Laparoendoscopic single-site (LESS) partial nephrectomy short-term outcomes


Correspondence: Soroush Rais-Bahrami, The Arthur Smith Institute for Urology, Hofstra North Shore-LIJ School of Medicine, 450 Lakeville Rd, Suite M-41, New Hyde Park, NY 11040, USA.e-mail:


What's known on the subject? and What does the study add?

  • Laparoendoscopic single-site (LESS) surgery has been used by urologists for a broad range of operations including LESS partial nephrectomy (LESS-PN). To date, experiences of LESS-PN have been presented as small series or as a subset of larger heterogeneous operative experiences, which have shown the overall feasibility and safety of this novel technique.
  • We report our experience with LESS-PN with complete pathological resection and excellent short-term oncological and renal functional outcomes in the select patient population who underwent this minimally invasive approach.


  • To present our experience of transumbilical laparoendoscopic single-site (LESS) partial nephrectomy (PN) with pathological and short-term oncological and renal functional outcomes.

Patients and Methods

  • In all, 15 LESS-PNs were performed for cT1a tumours between July 2008 and August 2011 by one surgeon.
  • All patients underwent transumbilical LESS using a 5-mm flexible-tip laparoscope and a combination of flexible and conventional laparoscopic instruments.
  • The technique for transperitoneal LESS-PN otherwise replicated conventional laparoscopic PN.
  • Demographic, perioperative, and postoperative variables were recorded and analysed.


  • Of the 14 patients (eight men), undergoing 15 distinct LESS-PN, the mean (sd) age was 57.9 (8.7) years and the mean (sd, range) tumour size resected was 2.4 (0.8; 1.2–4.0). There were 12 renal cell carcinomas, two angiomyolipomas, and two metanephric adenomas on final pathology, all with negative margins.
  • The mean (sd) operative duration was 169 (47) min with a mean (sd, range) warm ischaemia time of 14.7 (13.4; 0–37) min; bull-dog clamps were used for hilar-control in nine cases with the remaining six cases done without hilar vascular clamping.
  • The mean (sd) estimated blood loss in this series was 293 (325) mL (median 200 mL) and no cases required intraoperative or postoperative blood transfusions.
  • The mean (sd) hospital stay was 2.7 (0.8) days and mean inpatient analgesic requirement in morphine equivalents was 21.7 (11.6) mg.
  • Follow-up surveillance imaging showed no recurrence at a mean (sd, range) follow-up of 18.3 (12.2; 6–36) months and a negligible change in serum creatinine (<0.1 mg/dL) at a mean (sd, range) follow-up of 17.1 (11.9; 1–36) months.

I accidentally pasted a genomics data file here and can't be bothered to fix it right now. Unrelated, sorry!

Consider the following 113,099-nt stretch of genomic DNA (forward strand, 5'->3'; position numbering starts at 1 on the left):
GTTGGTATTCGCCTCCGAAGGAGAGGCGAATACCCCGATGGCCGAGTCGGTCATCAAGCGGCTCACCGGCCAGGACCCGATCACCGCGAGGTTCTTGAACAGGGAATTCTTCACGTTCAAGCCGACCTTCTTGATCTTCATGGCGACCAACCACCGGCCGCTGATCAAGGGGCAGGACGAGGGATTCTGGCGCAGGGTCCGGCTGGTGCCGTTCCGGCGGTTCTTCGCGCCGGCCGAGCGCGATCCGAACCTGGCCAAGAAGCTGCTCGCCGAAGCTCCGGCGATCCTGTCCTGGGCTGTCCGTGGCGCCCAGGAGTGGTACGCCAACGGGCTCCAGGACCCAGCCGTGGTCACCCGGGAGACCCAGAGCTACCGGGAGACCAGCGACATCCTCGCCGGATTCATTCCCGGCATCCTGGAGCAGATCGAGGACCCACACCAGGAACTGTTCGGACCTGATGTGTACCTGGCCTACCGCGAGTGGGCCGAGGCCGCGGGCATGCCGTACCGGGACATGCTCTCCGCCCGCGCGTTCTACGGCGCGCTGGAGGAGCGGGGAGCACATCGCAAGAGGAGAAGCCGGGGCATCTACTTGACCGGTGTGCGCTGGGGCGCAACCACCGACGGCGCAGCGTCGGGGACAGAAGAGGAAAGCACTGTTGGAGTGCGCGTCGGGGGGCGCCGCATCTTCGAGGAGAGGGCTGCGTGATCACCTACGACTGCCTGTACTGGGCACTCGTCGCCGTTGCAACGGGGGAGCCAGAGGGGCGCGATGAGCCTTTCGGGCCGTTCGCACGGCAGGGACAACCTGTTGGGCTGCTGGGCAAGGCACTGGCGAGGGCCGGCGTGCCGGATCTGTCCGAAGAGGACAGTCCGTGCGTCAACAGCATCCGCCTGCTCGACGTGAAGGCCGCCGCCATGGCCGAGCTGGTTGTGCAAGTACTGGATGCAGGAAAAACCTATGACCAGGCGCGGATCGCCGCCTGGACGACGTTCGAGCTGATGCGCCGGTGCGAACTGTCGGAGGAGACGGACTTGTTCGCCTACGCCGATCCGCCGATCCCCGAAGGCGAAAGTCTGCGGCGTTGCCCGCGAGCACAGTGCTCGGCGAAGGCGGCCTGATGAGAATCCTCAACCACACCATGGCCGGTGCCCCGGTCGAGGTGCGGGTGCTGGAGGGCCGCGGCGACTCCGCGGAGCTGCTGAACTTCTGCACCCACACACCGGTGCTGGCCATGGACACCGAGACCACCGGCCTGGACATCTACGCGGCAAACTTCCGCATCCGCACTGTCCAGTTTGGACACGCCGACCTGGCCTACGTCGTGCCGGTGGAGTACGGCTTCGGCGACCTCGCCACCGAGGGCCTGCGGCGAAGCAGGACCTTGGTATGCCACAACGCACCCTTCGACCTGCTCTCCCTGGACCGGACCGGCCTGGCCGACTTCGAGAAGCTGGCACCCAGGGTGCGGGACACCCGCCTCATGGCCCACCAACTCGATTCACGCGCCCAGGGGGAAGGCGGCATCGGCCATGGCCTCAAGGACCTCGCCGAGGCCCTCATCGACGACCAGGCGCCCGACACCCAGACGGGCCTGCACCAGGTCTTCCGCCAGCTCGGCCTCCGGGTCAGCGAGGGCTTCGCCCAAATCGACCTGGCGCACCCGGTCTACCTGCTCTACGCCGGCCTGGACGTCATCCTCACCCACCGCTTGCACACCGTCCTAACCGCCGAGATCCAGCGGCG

• LESS-PN is a feasible and effective operation, providing complete oncological resection along with excellent short-term oncological and renal functional outcomes.

American Society of Anesthesiologists


body mass index


estimated blood loss


laparoendoscopic single-site


(laparoscopic) partial nephrectomy


length of stay


visual analogue scale


warm ischaemia time


Since the first reported use of laparoscopy for extirpative renal surgery in 1991, laparoscopic techniques have been widely adopted within the urological community and significant advances in the field of minimally invasive surgery have been made by urologists [1].

Laparoscopic partial nephrectomy (LPN) is an ever increasingly used treatment option in the management of small renal masses, shown to render equal oncological efficacy with improved convalescence compared with open PN [2]. Conventional laparoscopic procedures commonly employ the use of three to five ports for transumbilical access allowing for triangulation of operative instruments within the laparoscopic field of view.

With the development of laparoendoscopic single-site (LESS) surgery as a means to further reduce morbidity and improve cosmetic outcomes, there have been many reports of LESS techniques used for various urological operations. Several series of LESS PN (LESS-PN) have been presented combined with a heterogeneous batch of urological LESS procedures [3]. In the present report, we focus specifically on our initial experience with LESS-PN, presenting our short-term oncological and renal functional outcomes.

Patients and Methods

All cases of LESS-PN performed at our institution between July 2008 and August 2011 were included in the present study. These cases were all patients of one surgeon (L.R.), who previously had experience with advanced conventional laparoscopy as well as experience with extirpative and reconstructive LESS procedures for both benign and malignant indications.

The patients included in this study all presented with renal masses suspicious for RCC that were deemed amenable to LPN based upon axial imaging, either contrast-enhanced CT or MRI. After electing to undergo extirpative treatment, patients were specifically selected to undergo LESS-PN based upon patient characteristics including prior surgical history, body habitus, and surgeon-determined ease of tumour resectability (size, exophytic nature, and proximity to hilar vessels) yielding a very highly selected group of patients. In addition, all patients provided informed consent to undergo LESS-PN understanding the intended surgical approach via a single-site, as well as the potential need for additional trocars as an intraoperative conversion to conventional LPN or open surgery.

All data was collected prospectively and maintained in a patient de-identified database as approved by the Institutional Review Board. Data collection included patient demographics, preoperative tumour characteristics, perioperative parameters, pathological diagnoses, pre- and postoperative measures of renal function, and postoperative oncological follow-up.

The following patient demographics were collected: age, sex, body mass index (BMI), American Society of Anesthesiologists (ASA) score, and history of prior abdominal surgeries. Preoperative tumour characteristics collected include side of the affected kidney, clinical stage, and greatest diameter of tumour.